Thursday, March 10, 2016

Empty Train review in the Winnipeg Free Press

David Francey
Empty Train (Laker Music)
AYRSHIRE, Scotland’s David Francey
has been a Canadian citizen most of his
life, but the 61-year-old still sings with
the thick brogue of his native country.
That’s a good thing, since his type of
folky tale-telling and heartfelt insights
benefit from his deep, dusty cadence.
Francey plays no instruments himself
here, leaving his band, the Handsome
Soldiers, to deliver the tuneful, rootsy
vibes. Mandolin, banjo, acoustic guitar
and the occasional fiddle finesse avoid
cliché and contour Francey’s graceful
lyrics perfectly. Within this framework,
the singer’s words lay out the kind of
wisdom gained not only by living a conscious
life, but having the skill to turn
sincere emotion into song.
Hospital tells the tale of a son watching
his father barely exist while in
care and the toll it takes on the whole
family. Blue Girl details a tormented
slog through the porn industry, while
Crucible lifts unknown soldiers to prominence.
Empty Train succeeds because
Francey writes the kind of songs driven
by personal experiences, yet speak to
the larger life truths of compassion and
sincerity. Get aboard this train.

— Jeff Monk
Winnipeg Free Press

Sunday, February 21, 2016

Folk Roots/Folk Branches with Mike Regenstreif: David Francey – Empty Train

Folk Roots/Folk Branches with Mike Regenstreif: David Francey – Empty Train: DAVID FRANCEY Empty Train Laker Music davidfrancey.com I’ve written often about David Francey since he emerged – seemingly ...

Friday, September 27, 2013

David Francey So Say We All Review, The Province

DAVID FRANCEY: So Say We All Review by Posted by: Stuart Derdeyn, The Province

Scottish-born Francey has built a deserved reputation as one of Canada’s best singer’songwriters and he’s in particularly fine form on his ninth album. Blessed with one of those haggard-and-seductive voices that really gets under your skin, he covers a lot of ground – literally – on this 14 song collection. From stays at a Cheap Motel to rolling down the Long Long Road with Blue Skies, Blue Yonder and American Blues all popping up, he observes on the little things that uplift a downtrodden spirit time and time again. It’s a case of less-is-more in most of the songs as he sticks to vocals and guitar with occasional mandolin or banjo added in to keep as intimate as possible. Familiar though it may sound, it never falls into cliche which is hard to do in this genre.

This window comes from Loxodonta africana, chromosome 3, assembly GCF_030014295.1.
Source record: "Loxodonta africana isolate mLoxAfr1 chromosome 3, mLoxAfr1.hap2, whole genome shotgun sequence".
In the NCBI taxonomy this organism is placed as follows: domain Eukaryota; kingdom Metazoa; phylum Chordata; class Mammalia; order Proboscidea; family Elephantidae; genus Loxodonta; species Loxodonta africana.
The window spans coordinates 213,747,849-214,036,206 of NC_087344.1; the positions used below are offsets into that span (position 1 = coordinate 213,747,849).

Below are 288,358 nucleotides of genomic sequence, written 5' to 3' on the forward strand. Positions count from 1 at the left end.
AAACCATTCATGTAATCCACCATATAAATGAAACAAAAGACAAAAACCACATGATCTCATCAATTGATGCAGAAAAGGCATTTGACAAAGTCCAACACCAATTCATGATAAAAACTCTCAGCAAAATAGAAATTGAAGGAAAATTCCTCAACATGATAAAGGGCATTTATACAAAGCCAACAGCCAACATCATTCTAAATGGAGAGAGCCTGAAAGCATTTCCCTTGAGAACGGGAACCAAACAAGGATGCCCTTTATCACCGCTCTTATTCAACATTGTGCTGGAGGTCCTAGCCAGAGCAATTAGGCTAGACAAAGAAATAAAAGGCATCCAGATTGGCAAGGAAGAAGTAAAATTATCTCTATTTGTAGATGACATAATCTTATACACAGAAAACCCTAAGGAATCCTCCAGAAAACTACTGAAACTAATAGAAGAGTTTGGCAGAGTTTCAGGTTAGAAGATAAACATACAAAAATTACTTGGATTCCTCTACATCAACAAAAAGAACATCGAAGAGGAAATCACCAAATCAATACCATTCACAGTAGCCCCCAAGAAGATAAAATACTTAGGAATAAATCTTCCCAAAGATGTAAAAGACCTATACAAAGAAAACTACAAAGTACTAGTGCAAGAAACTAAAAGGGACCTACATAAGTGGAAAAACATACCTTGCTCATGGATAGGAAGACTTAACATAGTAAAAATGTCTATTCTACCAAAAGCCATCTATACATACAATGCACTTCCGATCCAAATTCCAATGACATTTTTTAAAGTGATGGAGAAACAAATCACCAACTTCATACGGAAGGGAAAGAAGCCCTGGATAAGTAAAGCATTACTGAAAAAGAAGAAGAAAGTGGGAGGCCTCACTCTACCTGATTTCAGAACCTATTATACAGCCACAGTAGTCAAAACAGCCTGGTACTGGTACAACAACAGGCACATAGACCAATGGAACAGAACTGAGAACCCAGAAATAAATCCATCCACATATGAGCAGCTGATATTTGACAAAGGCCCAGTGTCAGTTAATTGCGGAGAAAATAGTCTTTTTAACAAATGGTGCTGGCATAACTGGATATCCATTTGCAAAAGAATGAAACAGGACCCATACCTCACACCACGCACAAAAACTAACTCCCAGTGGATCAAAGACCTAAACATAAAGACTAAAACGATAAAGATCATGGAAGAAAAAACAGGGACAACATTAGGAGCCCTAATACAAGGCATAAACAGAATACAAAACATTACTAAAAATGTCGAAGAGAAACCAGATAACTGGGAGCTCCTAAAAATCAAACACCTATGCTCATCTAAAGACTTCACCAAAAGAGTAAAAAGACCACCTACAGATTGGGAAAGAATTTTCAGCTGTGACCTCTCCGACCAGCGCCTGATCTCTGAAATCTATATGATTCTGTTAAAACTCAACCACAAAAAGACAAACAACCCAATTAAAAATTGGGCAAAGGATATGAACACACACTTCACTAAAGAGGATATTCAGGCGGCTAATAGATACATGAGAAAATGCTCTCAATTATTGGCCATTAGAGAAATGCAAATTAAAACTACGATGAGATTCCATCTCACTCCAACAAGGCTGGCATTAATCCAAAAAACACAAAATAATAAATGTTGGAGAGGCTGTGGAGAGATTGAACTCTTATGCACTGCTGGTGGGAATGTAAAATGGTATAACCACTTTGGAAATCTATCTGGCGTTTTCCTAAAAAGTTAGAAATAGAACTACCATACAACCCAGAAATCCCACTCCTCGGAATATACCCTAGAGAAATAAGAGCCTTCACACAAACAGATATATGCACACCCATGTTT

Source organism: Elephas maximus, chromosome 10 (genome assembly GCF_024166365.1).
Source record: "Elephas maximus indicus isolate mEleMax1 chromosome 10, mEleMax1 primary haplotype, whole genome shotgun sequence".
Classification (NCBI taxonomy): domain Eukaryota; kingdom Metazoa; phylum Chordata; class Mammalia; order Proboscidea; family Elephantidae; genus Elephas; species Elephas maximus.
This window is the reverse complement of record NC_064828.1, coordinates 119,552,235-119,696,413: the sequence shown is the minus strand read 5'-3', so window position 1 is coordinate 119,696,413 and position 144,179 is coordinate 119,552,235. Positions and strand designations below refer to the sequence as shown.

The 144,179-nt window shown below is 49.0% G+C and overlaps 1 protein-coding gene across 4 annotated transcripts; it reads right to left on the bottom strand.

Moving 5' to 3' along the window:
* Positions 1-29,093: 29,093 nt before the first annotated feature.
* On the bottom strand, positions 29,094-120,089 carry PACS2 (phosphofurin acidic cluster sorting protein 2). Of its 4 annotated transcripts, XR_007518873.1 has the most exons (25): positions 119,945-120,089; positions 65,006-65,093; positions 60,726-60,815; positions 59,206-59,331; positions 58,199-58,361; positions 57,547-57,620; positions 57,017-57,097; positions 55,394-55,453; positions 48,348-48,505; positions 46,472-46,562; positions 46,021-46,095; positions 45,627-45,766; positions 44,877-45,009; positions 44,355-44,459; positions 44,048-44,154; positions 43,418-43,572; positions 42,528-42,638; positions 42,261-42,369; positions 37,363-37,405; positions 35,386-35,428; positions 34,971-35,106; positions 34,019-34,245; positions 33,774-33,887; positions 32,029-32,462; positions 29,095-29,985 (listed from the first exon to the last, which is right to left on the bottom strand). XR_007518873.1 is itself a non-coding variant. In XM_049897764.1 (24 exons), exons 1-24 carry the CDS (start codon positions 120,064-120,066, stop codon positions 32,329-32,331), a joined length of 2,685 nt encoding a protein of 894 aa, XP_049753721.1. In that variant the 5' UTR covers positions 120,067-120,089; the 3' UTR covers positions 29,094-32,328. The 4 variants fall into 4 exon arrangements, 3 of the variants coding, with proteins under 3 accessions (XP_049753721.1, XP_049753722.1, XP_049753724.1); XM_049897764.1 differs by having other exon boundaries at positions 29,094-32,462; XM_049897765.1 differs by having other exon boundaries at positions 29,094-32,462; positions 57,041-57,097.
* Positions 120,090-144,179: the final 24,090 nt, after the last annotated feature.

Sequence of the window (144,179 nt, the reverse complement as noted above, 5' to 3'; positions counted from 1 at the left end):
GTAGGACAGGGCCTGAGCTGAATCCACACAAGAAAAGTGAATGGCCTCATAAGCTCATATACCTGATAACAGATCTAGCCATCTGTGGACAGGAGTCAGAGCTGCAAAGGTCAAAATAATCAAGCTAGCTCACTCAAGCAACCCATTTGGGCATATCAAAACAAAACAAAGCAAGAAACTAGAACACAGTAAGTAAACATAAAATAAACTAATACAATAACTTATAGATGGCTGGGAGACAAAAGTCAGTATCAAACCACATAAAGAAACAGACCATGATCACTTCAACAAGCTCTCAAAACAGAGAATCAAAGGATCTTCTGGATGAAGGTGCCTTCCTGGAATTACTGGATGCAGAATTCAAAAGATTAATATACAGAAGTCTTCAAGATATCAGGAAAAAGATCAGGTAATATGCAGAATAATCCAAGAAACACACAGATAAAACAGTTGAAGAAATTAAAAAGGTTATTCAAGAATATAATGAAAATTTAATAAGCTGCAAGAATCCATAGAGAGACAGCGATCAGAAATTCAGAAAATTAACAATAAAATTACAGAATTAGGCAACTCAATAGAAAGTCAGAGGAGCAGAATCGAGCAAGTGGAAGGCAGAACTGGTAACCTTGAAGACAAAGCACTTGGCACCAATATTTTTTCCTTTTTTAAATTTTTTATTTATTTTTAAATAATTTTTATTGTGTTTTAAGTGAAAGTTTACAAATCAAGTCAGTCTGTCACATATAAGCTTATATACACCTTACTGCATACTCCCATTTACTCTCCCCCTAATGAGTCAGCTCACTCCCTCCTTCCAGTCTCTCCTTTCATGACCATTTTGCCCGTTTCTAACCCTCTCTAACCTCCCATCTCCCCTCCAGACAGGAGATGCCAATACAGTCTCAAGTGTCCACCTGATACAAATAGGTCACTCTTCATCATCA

(April 30, 2013)

David Francey So Say We All Review in Exclaim Magazine

By Kerry Doole

It can be argued that David Francey has had more impact than any old-school Canadian folk songsmith since the late great Stan Rogers. A late bloomer, he has now released ten albums that have deservedly won acclaim here (three Juno Awards) and beyond. So Say We All is one of his very best; it finds him digging deep, mining themes of depression, grief and unrequited love with genuine empathy. "These songs encompass what proved [to be] a very difficult year," he writes in the liner notes, though those tracks collected here range as far back as 1995. Some of the metaphors and locales (cheap motels, life as a road) are well worn, but it's a testimony to Francey's skill and always convincing vocal style that he can breathe new life into them. There is astute social commentary in "American Blues" ("and we run in the shadow of the power and the might") and "Bitterroot," but it's the songs forged from the soul that hit hardest. The vocal-only "Blue Yonder" (featuring Tannis Slimmon) and equally sparse closing title cut are amongst the highlights. As ever, the best players surround Francey, including string wizard Chris Coole, while the recording and mixing of Ken Friesen keep the sound clean, but never slick. This is another winner.